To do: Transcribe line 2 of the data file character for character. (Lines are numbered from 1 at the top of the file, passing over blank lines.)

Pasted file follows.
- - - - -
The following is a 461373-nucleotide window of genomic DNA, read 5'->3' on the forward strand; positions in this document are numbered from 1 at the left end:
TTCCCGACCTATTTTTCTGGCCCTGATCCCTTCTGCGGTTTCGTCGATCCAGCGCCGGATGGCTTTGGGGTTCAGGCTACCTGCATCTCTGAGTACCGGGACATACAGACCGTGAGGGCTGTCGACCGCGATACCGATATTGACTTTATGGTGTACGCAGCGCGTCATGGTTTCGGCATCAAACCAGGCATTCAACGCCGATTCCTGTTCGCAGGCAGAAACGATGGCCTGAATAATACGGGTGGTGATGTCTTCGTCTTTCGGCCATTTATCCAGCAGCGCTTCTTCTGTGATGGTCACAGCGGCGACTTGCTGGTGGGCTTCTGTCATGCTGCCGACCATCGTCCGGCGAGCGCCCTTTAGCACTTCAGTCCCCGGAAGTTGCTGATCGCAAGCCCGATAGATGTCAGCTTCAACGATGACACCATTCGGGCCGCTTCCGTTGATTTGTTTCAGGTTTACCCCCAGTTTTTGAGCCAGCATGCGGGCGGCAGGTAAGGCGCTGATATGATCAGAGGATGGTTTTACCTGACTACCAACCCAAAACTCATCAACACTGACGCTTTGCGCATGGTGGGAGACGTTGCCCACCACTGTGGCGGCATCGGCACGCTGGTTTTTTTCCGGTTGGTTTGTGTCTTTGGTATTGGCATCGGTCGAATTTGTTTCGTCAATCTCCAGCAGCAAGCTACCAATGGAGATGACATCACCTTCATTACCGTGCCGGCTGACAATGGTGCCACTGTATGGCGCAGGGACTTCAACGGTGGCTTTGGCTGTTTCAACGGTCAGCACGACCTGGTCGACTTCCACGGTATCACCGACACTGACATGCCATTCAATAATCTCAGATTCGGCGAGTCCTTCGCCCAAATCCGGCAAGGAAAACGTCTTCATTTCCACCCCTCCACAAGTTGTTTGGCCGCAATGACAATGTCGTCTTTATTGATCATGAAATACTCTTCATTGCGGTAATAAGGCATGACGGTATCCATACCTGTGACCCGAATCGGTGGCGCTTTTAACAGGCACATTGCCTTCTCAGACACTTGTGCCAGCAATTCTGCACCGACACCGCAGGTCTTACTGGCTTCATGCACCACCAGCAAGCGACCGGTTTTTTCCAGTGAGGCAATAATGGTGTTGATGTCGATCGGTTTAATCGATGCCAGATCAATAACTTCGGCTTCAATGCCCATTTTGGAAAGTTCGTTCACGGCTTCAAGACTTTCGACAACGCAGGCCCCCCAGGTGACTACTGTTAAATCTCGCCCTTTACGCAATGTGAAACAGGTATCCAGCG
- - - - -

TTCCCGACCTATTTTTCTGGCCCTGATCCCTTCTGCGGTTTCGTCGATCCAGCGCCGGATGGCTTTGGGGTTCAGGCTACCTGCATCTCTGAGTACCGGGACATACAGACCGTGAGGGCTGTCGACCGCGATACCGATATTGACTTTATGGTGTACGCAGCGCGTCATGGTTTCGGCATCAAACCAGGCATTCAACGCCGATTCCTGTTCGCAGGCAGAAACGATGGCCTGAATAATACGGGTGGTGATGTCTTCGTCTTTCGGCCATTTATCCAGCAGCGCTTCTTCTGTGATGGTCACAGCGGCGACTTGCTGGTGGGCTTCTGTCATGCTGCCGACCATCGTCCGGCGAGCGCCCTTTAGCACTTCAGTCCCCGGAAGTTGCTGATCGCAAGCCCGATAGATGTCAGCTTCAACGATGACACCATTCGGGCCGCTTCCGTTGATTTGTTTCAGGTTTACCCCCAGTTTTTGAGCCAGCATGCGGGCGGCAGGTAAGGCGCTGATATGATCAGAGGATGGTTTTACCTGACTACCAACCCAAAACTCATCAACACTGACGCTTTGCGCATGGTGGGAGACGTTGCCCACCACTGTGGCGGCATCGGCACGCTGGTTTTTTTCCGGTTGGTTTGTGTCTTTGGTATTGGCATCGGTCGAATTTGTTTCGTCAATCTCCAGCAGCAAGCTACCAATGGAGATGACATCACCTTCATTACCGTGCCGGCTGACAATGGTGCCACTGTATGGCGCAGGGACTTCAACGGTGGCTTTGGCTGTTTCAACGGTCAGCACGACCTGGTCGACTTCCACGGTATCACCGACACTGACATGCCATTCAATAATCTCAGATTCGGCGAGTCCTTCGCCCAAATCCGGCAAGGAAAACGTCTTCATTTCCACCCCTCCACAAGTTGTTTGGCCGCAATGACAATGTCGTCTTTATTGATCATGAAATACTCTTCATTGCGGTAATAAGGCATGACGGTATCCATACCTGTGACCCGAATCGGTGGCGCTTTTAACAGGCACATTGCCTTCTCAGACACTTGTGCCAGCAATTCTGCACCGACACCGCAGGTCTTACTGGCTTCATGCACCACCAGCAAGCGACCGGTTTTTTCCAGTGAGGCAATAATGGTGTTGATGTCGATCGGTTTAATCGATGCCAGATCAATAACTTCGGCTTCAATGCCCATTTTGGAAAGTTCGTTCACGGCTTCAAGACTTTCGACAACGCAGGCCCCCCAGGTGACTACTGTTAAATCTCGCCCTTTACGCAATGTGAAACAGGTATCCAGCG